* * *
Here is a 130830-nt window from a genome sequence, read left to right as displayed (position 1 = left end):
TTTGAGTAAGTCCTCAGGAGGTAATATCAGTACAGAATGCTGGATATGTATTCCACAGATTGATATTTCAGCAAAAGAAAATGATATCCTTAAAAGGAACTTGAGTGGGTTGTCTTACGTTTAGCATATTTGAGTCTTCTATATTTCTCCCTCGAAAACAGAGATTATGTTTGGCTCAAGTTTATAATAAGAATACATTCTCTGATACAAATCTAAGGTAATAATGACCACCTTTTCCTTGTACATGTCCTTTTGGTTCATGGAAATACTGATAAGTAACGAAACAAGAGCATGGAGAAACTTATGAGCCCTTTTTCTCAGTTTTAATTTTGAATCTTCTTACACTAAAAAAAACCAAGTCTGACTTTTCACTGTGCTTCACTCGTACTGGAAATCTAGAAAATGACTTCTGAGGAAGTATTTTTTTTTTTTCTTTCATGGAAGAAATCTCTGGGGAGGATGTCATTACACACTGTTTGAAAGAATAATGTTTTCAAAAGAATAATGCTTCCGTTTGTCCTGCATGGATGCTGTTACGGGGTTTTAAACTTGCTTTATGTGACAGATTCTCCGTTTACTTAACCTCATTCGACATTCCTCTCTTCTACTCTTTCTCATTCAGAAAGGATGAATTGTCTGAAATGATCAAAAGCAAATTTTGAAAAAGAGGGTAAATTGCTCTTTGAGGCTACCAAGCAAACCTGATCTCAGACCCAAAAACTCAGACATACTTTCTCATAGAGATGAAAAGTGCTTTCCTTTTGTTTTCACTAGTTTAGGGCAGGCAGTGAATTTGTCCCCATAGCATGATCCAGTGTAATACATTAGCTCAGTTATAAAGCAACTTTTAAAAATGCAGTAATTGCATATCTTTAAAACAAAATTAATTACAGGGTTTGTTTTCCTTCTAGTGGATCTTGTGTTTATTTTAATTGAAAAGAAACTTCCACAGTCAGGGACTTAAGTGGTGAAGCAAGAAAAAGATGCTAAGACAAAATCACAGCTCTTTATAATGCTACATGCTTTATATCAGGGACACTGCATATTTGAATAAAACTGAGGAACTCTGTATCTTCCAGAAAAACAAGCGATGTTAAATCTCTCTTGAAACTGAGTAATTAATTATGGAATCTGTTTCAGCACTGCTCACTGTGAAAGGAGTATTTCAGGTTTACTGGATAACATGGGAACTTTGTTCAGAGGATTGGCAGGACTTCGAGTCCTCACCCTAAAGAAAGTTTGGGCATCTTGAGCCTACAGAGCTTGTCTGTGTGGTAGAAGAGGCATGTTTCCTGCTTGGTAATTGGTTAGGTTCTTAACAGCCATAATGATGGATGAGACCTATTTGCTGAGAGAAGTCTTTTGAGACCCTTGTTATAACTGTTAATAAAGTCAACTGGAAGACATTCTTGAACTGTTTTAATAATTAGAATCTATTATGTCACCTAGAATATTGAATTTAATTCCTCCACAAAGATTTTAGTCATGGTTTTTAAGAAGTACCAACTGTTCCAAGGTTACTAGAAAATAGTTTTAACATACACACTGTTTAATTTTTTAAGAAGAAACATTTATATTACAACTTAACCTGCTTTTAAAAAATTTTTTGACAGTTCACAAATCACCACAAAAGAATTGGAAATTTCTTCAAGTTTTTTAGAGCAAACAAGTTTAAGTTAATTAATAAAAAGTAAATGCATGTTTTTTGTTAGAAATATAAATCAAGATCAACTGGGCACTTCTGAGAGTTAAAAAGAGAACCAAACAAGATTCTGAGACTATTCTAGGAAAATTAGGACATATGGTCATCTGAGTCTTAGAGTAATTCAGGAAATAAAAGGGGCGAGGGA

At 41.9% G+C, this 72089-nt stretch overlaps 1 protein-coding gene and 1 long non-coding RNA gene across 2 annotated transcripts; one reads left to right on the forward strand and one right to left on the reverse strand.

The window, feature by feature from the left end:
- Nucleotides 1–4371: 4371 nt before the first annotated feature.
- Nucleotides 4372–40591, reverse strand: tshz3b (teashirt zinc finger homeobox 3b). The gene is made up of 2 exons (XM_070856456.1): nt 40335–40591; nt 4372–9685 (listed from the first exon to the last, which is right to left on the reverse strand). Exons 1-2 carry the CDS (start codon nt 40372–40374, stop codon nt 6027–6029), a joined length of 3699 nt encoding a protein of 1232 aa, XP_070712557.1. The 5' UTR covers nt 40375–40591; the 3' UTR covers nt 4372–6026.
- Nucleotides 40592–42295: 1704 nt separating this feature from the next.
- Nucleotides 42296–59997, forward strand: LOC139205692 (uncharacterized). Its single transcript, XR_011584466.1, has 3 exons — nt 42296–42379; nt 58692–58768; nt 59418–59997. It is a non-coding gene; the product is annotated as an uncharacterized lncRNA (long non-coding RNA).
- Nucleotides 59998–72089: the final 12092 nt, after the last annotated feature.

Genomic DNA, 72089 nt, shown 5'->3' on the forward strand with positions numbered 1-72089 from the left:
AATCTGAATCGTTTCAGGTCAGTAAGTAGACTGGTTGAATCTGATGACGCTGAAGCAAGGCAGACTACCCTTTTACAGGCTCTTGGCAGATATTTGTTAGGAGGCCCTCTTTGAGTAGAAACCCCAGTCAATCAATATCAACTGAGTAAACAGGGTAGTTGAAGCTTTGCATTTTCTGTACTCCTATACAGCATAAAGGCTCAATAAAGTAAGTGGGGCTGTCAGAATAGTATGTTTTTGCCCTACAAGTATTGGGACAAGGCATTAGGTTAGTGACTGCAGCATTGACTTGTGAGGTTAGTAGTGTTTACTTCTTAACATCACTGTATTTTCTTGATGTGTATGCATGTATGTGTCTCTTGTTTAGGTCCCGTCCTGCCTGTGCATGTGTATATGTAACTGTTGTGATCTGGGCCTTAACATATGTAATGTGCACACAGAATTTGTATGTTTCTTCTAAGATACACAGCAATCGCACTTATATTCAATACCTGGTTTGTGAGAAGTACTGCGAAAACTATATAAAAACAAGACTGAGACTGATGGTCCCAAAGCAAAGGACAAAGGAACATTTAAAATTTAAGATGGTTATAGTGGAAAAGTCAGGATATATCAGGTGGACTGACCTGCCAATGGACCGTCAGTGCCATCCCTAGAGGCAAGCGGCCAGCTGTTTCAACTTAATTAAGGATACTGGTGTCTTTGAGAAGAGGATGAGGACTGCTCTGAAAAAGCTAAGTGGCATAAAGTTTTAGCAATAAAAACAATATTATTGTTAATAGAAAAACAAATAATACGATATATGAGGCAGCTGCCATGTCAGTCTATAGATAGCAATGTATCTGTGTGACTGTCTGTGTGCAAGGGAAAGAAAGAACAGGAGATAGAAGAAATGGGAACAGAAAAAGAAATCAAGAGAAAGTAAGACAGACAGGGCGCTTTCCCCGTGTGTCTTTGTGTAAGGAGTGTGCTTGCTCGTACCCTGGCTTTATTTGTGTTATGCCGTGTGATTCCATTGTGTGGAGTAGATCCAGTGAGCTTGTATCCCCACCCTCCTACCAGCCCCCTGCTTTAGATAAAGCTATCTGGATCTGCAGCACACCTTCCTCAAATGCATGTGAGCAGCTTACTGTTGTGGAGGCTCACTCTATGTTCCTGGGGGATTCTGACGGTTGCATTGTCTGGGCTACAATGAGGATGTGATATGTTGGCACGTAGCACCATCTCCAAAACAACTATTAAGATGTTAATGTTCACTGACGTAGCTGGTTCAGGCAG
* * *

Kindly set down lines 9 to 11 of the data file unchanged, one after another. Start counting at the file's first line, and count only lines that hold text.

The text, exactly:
- Nucleotides 59998–72089: the final 12092 nt, after the last annotated feature.

Genomic DNA, 72089 nt, shown 5'->3' on the forward strand with positions numbered 1-72089 from the left:
AATCTGAATCGTTTCAGGTCAGTAAGTAGACTGGTTGAATCTGATGACGCTGAAGCAAGGCAGACTACCCTTTTACAGGCTCTTGGCAGATATTTGTTAGGAGGCCCTCTTTGAGTAGAAACCCCAGTCAATCAATATCAACTGAGTAAACAGGGTAGTTGAAGCTTTGCATTTTCTGTACTCCTATACAGCATAAAGGCTCAATAAAGTAAGTGGGGCTGTCAGAATAGTATGTTTTTGCCCTACAAGTATTGGGACAAGGCATTAGGTTAGTGACTGCAGCATTGACTTGTGAGGTTAGTAGTGTTTACTTCTTAACATCACTGTATTTTCTTGATGTGTATGCATGTATGTGTCTCTTGTTTAGGTCCCGTCCTGCCTGTGCATGTGTATATGTAACTGTTGTGATCTGGGCCTTAACATATGTAATGTGCACACAGAATTTGTATGTTTCTTCTAAGATACACAGCAATCGCACTTATATTCAATACCTGGTTTGTGAGAAGTACTGCGAAAACTATATAAAAACAAGACTGAGACTGATGGTCCCAAAGCAAAGGACAAAGGAACATTTAAAATTTAAGATGGTTATAGTGGAAAAGTCAGGATATATCAGGTGGACTGACCTGCCAATGGACCGTCAGTGCCATCCCTAGAGGCAAGCGGCCAGCTGTTTCAACTTAATTAAGGATACTGGTGTCTTTGAGAAGAGGATGAGGACTGCTCTGAAAAAGCTAAGTGGCATAAAGTTTTAGCAATAAAAACAATATTATTGTTAATAGAAAAACAAATAATACGATATATGAGGCAGCTGCCATGTCAGTCTATAGATAGCAATGTATCTGTGTGACTGTCTGTGTGCAAGGGAAAGAAAGAACAGGAGATAGAAGAAATGGGAACAGAAAAAGAAATCAAGAGAAAGTAAGACAGACAGGGCGCTTTCCCCGTGTGTCTTTGTGTAAGGAGTGTGCTTGCTCGTACCCTGGCTTTATTTGTGTTATGCCGTGTGATTCCATTGTGTGGAGTAGATCCAGTGAGCTTGTATCCCCACCCTCCTACCAGCCCCCTGCTTTAGATAAAGCTATCTGGATCTGCAGCACACCTTCCTCAAATGCATGTGAGCAGCTTACTGTTGTGGAGGCTCACTCTATGTTCCTGGGGGATTCTGACGGTTGCATTGTCTGGGCTACAATGAGGATGTGATATGTTGGCACGTAGCACCATCTCCAAAACAACTATTAAGATGTTAATGTTCACTGACGTAGCTGGTTCAGGCAG